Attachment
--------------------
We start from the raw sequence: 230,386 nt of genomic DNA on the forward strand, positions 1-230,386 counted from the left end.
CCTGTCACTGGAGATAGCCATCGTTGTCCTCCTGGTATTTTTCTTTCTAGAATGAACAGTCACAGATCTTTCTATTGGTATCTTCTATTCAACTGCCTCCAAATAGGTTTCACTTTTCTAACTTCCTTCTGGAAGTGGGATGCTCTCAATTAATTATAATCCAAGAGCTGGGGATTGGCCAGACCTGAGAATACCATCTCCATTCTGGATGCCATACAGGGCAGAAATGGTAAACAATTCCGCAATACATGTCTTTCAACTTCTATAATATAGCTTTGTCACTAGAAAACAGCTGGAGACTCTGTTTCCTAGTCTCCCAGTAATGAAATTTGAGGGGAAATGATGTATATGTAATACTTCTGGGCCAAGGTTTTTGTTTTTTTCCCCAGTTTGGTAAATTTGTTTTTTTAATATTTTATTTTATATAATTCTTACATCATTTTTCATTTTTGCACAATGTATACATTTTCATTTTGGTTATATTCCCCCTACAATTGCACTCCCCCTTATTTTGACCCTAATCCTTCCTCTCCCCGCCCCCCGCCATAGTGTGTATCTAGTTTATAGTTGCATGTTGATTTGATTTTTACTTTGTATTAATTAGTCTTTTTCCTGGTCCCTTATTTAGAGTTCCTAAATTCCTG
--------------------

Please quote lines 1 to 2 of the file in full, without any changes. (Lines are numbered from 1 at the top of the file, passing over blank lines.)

We start from the raw sequence: 230,386 nt of genomic DNA on the forward strand, positions 1-230,386 counted from the left end.
CCTGTCACTGGAGATAGCCATCGTTGTCCTCCTGGTATTTTTCTTTCTAGAATGAACAGTCACAGATCTTTCTATTGGTATCTTCTATTCAACTGCCTCCAAATAGGTTTCACTTTTCTAACTTCCTTCTGGAAGTGGGATGCTCTCAATTAATTATAATCCAAGAGCTGGGGATTGGCCAGACCTGAGAATACCATCTCCATTCTGGATGCCATACAGGGCAGAAATGGTAAACAATTCCGCAATACATGTCTTTCAACTTCTATAATATAGCTTTGTCACTAGAAAACAGCTGGAGACTCTGTTTCCTAGTCTCCCAGTAATGAAATTTGAGGGGAAATGATGTATATGTAATACTTCTGGGCCAAGGTTTTTGTTTTTTTCCCCAGTTTGGTAAATTTGTTTTTTTAATATTTTATTTTATATAATTCTTACATCATTTTTCATTTTTGCACAATGTATACATTTTCATTTTGGTTATATTCCCCCTACAATTGCACTCCCCCTTATTTTGACCCTAATCCTTCCTCTCCCCGCCCCCCGCCATAGTGTGTATCTAGTTTATAGTTGCATGTTGATTTGATTTTTACTTTGTATTAATTAGTCTTTTTCCTGGTCCCTTATTTAGAGTTCCTAAATTCCTG